We addressed computer ergonomics today in physical therapy. I am of course a mess. The hardest part of all of this is how tightly the convenience of a laptop is intertwined into my life.. My early feelings on the matter are that I’m going to have have to set up my desk at home and any office I work for more than a day or two. It’s vaguely depressing to drag around a split keyboard and stand everywhere I go but I keep reminding myself it beats surgery..

Here’s an example of what she recommended:

Basically: sit back in a chair with lumbar support. It should push your shoulders back. Your knees should be 90 degrees, your ankles should be 90 degrees. Your chair should of course be high enough to allow your knees to be 90 degrees. The top of the monitor should be level with your forehead. Your arms should be at your sides, 90-100 degree bend in your elbows, wrists neutral. My PT says you usually want a keyboard tray to place the keyboard at the right height but in my case I may be able to get away without one because I’m tall enough to reach the keyboard on a table and maintain a neutral wrist position. Hands should bend in naturally.. You want a keyboard that takes minimal finger effort to type on. You should use as little force as possible while typing.

What this means for a traveling laptop user is a portable notebook stand and a split keyboard: and

You can buy them both at but their return policy is draconian and I have never seen either in person.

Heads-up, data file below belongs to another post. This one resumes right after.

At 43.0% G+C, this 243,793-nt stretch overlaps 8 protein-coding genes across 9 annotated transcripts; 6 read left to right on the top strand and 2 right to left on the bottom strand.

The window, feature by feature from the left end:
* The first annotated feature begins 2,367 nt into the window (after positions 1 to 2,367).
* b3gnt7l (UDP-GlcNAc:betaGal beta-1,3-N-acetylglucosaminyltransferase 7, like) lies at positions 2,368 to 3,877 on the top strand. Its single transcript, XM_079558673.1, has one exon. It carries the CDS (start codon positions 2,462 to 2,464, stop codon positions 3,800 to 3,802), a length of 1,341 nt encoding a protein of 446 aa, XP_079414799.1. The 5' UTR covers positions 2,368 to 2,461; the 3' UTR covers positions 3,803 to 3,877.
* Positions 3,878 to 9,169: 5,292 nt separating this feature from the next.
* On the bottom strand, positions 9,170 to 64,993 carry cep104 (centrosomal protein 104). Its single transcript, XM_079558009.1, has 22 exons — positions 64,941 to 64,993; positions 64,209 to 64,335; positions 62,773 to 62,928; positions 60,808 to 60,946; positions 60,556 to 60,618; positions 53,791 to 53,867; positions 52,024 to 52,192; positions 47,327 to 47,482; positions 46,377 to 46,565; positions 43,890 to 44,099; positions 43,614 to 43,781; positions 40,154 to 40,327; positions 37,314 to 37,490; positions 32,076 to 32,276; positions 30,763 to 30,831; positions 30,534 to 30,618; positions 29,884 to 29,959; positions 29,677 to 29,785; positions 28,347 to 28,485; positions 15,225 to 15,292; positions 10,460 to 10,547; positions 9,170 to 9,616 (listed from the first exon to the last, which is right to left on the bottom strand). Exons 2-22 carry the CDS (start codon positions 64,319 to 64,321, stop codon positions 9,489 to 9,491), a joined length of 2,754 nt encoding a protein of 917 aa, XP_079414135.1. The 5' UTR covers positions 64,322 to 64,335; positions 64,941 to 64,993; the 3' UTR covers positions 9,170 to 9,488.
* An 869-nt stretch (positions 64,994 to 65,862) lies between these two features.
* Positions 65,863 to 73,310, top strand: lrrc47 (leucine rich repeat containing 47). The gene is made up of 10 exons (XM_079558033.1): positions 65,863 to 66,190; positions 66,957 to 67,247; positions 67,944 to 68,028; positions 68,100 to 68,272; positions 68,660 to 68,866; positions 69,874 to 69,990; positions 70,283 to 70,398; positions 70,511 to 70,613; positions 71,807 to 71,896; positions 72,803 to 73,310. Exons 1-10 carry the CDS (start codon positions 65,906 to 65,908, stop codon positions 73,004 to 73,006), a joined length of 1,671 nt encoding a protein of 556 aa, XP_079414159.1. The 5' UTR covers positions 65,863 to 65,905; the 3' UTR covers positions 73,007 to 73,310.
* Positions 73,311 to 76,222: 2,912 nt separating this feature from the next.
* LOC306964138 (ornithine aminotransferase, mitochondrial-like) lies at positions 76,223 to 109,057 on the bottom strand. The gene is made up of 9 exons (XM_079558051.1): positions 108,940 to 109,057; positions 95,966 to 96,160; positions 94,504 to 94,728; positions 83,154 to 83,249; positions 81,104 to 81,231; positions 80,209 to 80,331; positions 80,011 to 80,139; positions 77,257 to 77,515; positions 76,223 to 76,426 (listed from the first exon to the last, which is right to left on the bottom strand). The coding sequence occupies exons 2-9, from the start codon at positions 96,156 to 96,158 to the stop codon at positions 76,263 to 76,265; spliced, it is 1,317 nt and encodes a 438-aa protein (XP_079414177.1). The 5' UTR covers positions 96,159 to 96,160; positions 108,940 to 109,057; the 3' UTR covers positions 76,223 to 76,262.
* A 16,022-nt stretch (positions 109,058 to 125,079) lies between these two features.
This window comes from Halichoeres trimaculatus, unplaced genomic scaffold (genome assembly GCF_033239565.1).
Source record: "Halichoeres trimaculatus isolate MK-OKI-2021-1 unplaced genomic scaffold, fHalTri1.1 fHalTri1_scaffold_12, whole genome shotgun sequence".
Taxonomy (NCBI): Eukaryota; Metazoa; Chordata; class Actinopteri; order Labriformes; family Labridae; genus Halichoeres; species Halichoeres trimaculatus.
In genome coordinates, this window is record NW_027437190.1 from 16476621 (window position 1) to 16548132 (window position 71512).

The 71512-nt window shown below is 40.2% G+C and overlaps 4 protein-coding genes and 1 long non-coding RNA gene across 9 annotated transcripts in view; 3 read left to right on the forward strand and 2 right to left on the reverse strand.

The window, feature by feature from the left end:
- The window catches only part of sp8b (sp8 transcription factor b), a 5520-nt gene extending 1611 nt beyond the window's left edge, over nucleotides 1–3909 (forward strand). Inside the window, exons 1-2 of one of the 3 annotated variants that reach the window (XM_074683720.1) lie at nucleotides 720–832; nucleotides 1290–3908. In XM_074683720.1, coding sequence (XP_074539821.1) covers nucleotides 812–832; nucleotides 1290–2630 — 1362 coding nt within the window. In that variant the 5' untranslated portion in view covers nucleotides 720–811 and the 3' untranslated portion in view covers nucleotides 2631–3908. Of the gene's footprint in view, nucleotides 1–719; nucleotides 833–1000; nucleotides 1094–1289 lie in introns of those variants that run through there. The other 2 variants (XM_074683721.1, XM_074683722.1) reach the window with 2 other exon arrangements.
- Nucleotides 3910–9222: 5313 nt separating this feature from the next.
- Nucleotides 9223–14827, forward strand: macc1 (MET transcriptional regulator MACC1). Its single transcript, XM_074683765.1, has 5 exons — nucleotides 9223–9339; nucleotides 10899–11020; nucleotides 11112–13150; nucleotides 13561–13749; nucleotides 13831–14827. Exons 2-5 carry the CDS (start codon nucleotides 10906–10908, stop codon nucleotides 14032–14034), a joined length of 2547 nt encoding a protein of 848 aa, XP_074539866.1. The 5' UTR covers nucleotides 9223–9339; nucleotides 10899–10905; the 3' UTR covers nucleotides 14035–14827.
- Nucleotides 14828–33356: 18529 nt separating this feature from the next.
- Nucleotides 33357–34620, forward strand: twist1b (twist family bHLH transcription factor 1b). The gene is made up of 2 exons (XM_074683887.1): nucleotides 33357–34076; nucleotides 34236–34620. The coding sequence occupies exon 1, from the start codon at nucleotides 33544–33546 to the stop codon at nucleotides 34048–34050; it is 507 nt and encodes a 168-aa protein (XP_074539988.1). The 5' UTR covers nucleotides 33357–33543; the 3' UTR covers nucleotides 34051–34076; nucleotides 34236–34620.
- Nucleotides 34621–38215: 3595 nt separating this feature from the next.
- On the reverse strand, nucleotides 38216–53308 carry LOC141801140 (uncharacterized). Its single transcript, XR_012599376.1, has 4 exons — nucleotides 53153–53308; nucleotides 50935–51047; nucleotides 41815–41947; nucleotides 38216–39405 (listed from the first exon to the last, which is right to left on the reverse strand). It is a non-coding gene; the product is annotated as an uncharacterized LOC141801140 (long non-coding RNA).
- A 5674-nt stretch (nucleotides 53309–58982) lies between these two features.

Yes, that’s a Mac keyboard.. draw your own conclusions. No, it hasn’t arrived yet.

A conventional mouse is fine.. so I’m just going to carry one of of the dozen or so Dell mice hanging in my closet.. eventually I’ll pick up a bluetooth mouse.

Traditional molded ergonomic keyboards are apparently bad: they’re one size fits all, ie don’t allow adjustment. Keyboards that tilt toward you are bad. If a keyboard has feet you’re better off folding them down and laying it flat.

I find it surprising that no one makes a bluetooth split keyboard. Goldtouch will have a travel split keyboard in February:

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About morgan

Morgan is a freelance IT consultant living in Philadelphia. He lives with his girlfriend in an old house in Fishtown that they may never finish renovating. His focus is enterprise Messaging (think email) and Directory. Many of his customers are education, school districts and Universities. He also gets involved with most aspects of enterprise Linux and UNIX (mostly Solaris) administration, Perl, hopefully Ruby, PHP, some Java and C programming. He holds a romantic attachment to software development though he spends most of his time making software work rather than making software. He rides motorcycles both on and off the track, reads literature with vague thoughts of giving up IT to teach English literature.

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